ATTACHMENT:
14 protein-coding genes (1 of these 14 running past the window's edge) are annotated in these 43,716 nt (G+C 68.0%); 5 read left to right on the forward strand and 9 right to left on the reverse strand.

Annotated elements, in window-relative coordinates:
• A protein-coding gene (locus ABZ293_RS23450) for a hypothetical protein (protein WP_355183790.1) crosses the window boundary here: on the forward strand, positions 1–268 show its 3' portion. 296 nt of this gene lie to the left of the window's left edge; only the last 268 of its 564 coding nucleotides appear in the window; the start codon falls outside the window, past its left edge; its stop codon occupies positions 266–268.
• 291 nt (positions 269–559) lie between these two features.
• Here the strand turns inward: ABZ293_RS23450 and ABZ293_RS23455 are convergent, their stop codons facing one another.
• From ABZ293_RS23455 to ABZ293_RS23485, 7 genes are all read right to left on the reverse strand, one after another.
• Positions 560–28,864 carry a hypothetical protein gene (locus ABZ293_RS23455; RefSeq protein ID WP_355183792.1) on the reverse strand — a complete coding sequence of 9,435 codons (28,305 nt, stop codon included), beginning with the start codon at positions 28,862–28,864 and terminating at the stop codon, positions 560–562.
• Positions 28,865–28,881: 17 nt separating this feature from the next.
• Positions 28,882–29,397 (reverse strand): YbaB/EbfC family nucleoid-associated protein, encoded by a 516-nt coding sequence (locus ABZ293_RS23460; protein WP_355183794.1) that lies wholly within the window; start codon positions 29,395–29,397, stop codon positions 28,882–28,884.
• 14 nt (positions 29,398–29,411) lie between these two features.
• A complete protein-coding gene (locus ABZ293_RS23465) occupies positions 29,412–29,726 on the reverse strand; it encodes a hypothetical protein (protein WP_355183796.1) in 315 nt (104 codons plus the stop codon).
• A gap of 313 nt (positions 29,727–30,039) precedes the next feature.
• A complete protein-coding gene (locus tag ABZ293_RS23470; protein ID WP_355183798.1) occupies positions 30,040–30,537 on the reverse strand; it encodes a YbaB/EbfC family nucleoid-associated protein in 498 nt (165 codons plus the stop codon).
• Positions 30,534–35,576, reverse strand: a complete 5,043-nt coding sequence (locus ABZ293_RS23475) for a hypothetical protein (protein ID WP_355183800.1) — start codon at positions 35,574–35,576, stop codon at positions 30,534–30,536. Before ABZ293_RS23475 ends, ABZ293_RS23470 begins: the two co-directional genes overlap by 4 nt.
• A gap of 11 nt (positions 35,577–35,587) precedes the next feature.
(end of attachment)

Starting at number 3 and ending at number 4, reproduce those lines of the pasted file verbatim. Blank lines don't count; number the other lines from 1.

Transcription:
• A protein-coding gene (locus ABZ293_RS23450) for a hypothetical protein (protein WP_355183790.1) crosses the window boundary here: on the forward strand, positions 1–268 show its 3' portion. 296 nt of this gene lie to the left of the window's left edge; only the last 268 of its 564 coding nucleotides appear in the window; the start codon falls outside the window, past its left edge; its stop codon occupies positions 266–268.
• 291 nt (positions 269–559) lie between these two features.